Image default

How to connect with others in the age of social distancing

Written by: Nicholas Epley
Photo

Humans are social creatures. Our cerebral cortex, an area of the brain linked to social complexity, is three times larger than that of chimpanzees, the next closest primate. Research has found that humans who lack social well-being face risks to their health, akin to smoking or lack of exercise. Those who are socially isolated even feel less happy and die younger than their more social counterparts.

Yet, in the midst of the coronavirus pandemic, we now find ourselves isolated for a good cause. We are being asked to stay away from one another, cancel concerts, close restaurants, and delay weddings in the name of reducing death and suffering.

This kind of social isolation runs against human nature, said Prof. Nicholas Epley, a leading behavioral scientist at the University of Chicago Booth School of Business.

Prof. Nicholas Epley

But just because we have to keep physical distance from one another doesn’t mean we have to stop being social, said Epley, the John Templeton Keller Professor of Behavioral Science and a Neubauer Family Faculty Fellow. In an online talk in early April, he gave advice for how and why people should fight to be prosocial, even from afar.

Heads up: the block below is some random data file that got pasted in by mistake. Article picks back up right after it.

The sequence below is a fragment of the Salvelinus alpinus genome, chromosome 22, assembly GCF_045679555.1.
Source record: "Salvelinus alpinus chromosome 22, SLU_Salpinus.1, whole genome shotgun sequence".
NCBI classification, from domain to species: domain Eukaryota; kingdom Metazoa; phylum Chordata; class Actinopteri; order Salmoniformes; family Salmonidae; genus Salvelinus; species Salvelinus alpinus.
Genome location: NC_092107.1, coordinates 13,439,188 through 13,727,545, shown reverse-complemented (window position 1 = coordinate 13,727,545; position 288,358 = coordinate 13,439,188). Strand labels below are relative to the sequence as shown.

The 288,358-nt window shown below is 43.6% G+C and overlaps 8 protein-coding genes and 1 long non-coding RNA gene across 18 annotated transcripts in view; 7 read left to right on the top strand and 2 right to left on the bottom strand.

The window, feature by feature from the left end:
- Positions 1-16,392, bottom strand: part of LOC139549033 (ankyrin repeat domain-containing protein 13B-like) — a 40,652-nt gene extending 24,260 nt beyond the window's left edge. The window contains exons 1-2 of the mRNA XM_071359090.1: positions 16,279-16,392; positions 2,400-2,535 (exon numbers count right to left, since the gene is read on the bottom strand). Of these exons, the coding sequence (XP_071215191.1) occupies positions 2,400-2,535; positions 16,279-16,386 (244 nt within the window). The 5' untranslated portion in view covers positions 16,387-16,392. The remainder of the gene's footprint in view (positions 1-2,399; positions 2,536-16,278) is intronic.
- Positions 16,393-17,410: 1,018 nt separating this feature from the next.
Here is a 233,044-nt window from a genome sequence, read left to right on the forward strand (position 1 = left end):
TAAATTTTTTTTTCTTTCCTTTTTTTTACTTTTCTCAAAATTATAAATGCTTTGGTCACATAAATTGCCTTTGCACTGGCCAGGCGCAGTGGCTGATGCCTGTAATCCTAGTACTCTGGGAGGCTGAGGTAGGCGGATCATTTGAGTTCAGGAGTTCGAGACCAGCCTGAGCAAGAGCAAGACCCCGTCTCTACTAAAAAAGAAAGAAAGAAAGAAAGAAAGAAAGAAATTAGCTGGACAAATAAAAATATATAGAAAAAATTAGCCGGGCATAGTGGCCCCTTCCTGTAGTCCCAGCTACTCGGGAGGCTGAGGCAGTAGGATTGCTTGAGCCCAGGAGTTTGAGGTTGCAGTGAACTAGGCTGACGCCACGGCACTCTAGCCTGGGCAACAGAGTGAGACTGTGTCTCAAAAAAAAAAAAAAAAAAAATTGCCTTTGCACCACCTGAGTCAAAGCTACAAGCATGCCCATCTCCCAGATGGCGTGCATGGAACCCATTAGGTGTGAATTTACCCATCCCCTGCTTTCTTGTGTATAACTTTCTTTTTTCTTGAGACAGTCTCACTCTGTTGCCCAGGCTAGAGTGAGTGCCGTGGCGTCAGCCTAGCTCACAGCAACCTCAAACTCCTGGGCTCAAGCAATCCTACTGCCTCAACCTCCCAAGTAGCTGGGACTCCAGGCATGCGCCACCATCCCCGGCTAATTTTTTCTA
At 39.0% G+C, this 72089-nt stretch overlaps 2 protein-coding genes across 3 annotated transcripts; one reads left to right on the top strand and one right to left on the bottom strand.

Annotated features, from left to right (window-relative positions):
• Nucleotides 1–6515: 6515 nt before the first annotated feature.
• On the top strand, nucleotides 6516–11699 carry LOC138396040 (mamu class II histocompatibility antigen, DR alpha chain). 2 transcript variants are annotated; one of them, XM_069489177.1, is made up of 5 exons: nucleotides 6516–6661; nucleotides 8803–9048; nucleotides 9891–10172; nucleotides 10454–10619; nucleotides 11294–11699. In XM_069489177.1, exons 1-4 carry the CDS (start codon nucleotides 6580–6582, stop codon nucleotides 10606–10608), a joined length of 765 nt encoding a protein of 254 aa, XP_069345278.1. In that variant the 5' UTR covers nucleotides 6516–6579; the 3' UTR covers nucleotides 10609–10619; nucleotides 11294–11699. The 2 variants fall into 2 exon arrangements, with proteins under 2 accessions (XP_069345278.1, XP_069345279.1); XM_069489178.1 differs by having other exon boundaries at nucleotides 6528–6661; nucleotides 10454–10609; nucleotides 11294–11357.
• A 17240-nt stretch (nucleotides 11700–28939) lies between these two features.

Assume others want to hear from you

Epley’s research is supported by Chicago Booth’s Center for Decision Research, where he serves as faculty director. In their experiments, Epley and his fellow researchers ask people to be social for science. Some studies were undertaken on trains, some in parks, some privately among close friends. All of them point to a common misconception: People underestimate the positive effect that reaching out will have on others.

“People’s expectations were simply wrong,” Epley said.

His research has found that instead of experiencing the awkwardness they had anticipated, both sides of a social interaction actually feel better after it—each person feels happier, more connected. This effect has been replicated in multiple studies and holds true whether the people interacting are strangers, acquaintances, or loved ones, according to Epley’s research.

The Takeaway:Assume that reaching out to another person, even someone you don’t know well, will have a positive effect on both of you—especially when you’re physically apart.

Read more.

Related Articles

Making trust a strategic objective

jonathandunnett@gmail.com

Understand Survivorship Bias To Make Better Decisions

jonathandunnett@gmail.com

What It Means to Embark on a Journey of Change

jonathandunnett@gmail.com